Is the Centre inching towards introducing reservation based on economic status? BJP-ruled states have already taken the first step. Ending caste and religion based reservation has been one of the major objectives of the Rashtriya Swayamsevak Sangha (RSS), but it has stopped short of declaring the intention openly. RSS chief Mohan Bhagawat recently hinted about it and later retracted the comment after a huge controversy in the media. As many as three BJP states now have reservations aimed at weaker sections among the upper class. Since the BJP came to power, the party-ruled states have seen massive and violent demonstration over reservation. Groups like Patidards, led by a youth icon Hardik Patel, demanded reservation for the community or scrap the reservation system once and for all. The Gujarat government’s decision to allot 10 per cent reservation for economically backward class is a response to the Hardik-led agitation. The announcement came following BJP-ruled states like Rajasthan and Haryana already announced similar reservation.
There is an emerging voice in India against reservation. Even people from ST, SC and OBC categories now placed in higher positions and are economically well-off for generations have, although in private, started feeling the need to review the reservation. They know they can compete with the rest of the nation without the benefit of reservation. On the other hand, there is a huge section in the country who are economically backward but outside the ambit of current caste and religion based reservation. They belong to the General class. They are pained by the 49.5% Central jobs and education seat reserved for Scheduled Caste (15%), Scheduled Tribe (7.5%) and Other Backward Classes (27%). All the states have to follow this reservation pattern and they are free to go beyond. Tribal state like Meghalaya has as much as 80% reservation in jobs and education for the state’s three main indigenous tribes – Khasi, Jaintia and Garo. There is very little chance for General candidates, even if poor, to get into government jobs.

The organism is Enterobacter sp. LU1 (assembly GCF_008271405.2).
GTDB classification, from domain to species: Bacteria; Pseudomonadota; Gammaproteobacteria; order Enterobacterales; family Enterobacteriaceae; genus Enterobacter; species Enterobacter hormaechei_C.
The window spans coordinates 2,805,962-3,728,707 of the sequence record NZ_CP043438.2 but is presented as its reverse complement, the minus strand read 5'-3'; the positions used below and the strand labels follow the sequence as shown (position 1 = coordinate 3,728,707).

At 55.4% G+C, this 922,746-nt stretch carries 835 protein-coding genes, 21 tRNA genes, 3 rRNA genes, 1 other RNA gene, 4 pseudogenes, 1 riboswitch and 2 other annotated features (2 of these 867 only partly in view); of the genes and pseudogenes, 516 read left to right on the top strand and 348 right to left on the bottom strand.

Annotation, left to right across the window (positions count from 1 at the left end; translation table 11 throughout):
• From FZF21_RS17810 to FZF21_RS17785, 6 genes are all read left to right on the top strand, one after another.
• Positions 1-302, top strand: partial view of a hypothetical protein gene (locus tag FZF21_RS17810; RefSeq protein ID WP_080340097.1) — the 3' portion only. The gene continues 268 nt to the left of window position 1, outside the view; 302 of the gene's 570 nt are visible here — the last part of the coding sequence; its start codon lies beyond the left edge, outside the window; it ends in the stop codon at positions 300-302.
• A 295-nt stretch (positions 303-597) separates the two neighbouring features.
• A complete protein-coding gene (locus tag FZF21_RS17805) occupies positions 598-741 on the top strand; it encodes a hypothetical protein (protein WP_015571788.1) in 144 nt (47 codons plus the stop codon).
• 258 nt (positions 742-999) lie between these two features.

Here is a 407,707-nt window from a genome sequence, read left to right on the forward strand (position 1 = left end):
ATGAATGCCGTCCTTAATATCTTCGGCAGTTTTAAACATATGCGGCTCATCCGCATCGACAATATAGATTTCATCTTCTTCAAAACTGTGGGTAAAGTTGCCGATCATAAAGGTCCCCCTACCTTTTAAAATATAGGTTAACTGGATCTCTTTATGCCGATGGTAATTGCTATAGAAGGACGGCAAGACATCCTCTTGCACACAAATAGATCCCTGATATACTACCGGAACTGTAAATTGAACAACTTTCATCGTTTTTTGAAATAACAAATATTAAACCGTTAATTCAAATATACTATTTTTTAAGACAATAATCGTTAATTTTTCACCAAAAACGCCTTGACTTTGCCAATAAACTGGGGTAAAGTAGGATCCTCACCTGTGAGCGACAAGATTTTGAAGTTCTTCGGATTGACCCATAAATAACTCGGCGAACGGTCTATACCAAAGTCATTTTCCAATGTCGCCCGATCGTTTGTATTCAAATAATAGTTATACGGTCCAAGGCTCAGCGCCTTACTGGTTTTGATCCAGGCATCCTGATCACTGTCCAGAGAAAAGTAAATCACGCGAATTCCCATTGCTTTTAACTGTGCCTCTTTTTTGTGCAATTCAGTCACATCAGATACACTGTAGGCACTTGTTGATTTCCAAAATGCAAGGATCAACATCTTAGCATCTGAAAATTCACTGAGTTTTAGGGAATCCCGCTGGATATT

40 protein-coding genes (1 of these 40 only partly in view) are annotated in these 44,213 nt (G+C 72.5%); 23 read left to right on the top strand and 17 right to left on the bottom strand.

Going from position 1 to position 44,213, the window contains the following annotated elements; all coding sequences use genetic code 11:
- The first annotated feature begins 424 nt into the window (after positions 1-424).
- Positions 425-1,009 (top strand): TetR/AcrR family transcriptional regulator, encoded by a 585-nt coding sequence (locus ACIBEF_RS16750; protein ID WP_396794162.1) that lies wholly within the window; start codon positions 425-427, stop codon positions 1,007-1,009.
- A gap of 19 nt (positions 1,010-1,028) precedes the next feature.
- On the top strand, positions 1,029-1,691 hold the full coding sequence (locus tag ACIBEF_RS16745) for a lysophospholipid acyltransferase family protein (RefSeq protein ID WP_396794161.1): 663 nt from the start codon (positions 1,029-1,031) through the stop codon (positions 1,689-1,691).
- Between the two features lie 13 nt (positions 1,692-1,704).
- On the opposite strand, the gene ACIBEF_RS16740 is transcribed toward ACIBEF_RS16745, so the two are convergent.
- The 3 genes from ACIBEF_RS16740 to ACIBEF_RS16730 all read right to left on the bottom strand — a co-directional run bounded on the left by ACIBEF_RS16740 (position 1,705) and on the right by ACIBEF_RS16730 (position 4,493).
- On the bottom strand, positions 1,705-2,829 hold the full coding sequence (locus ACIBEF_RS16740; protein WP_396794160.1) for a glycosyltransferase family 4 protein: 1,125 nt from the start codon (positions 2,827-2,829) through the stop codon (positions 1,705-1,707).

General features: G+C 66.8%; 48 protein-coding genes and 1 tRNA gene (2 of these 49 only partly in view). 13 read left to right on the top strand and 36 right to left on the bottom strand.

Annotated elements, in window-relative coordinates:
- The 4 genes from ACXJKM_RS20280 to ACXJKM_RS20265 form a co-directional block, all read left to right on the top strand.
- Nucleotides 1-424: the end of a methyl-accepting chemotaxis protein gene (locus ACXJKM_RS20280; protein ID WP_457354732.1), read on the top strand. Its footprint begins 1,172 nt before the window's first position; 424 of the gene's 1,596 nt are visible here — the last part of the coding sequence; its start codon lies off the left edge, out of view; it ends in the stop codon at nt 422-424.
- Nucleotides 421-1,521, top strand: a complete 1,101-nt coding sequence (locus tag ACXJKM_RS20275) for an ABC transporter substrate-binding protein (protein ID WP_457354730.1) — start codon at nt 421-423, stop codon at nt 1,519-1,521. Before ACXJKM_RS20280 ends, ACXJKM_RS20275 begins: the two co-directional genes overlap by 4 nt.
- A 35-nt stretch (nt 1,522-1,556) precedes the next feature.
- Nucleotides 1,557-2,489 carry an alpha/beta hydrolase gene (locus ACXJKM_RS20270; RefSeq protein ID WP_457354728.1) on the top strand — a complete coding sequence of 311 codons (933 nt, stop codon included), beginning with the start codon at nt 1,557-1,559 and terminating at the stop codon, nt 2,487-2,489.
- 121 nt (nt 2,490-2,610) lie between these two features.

The reservation on economic criteria is going to bring hope crores of Indian who cannot afford education and are not able to get government jobs. In fact, there is room for the government to go for economic reservation with the caste-based reservation. A poor tribal should have edge over a rich tribal of the same category within their reserved quota. As of now, the creamy layer is applicable only for OBC and not applicable on SC or ST. Introduced in 1993 with a ceiling of Rs 1 lakh in 1993, the annual income limit for OBCs to escape the creamy layer was revised up to Rs 6 lakh in 2013. However, last year, the National Commission for Backward Classes proposed Rs 15 lakh as the ceiling for OBC. Greater parity can be established among aggrieved classes with economic reservation keeping in view that a huge number of upper class people in the country are in dire straits.
(Published as editorial in The Meghalaya Guardian on April 30, 2016)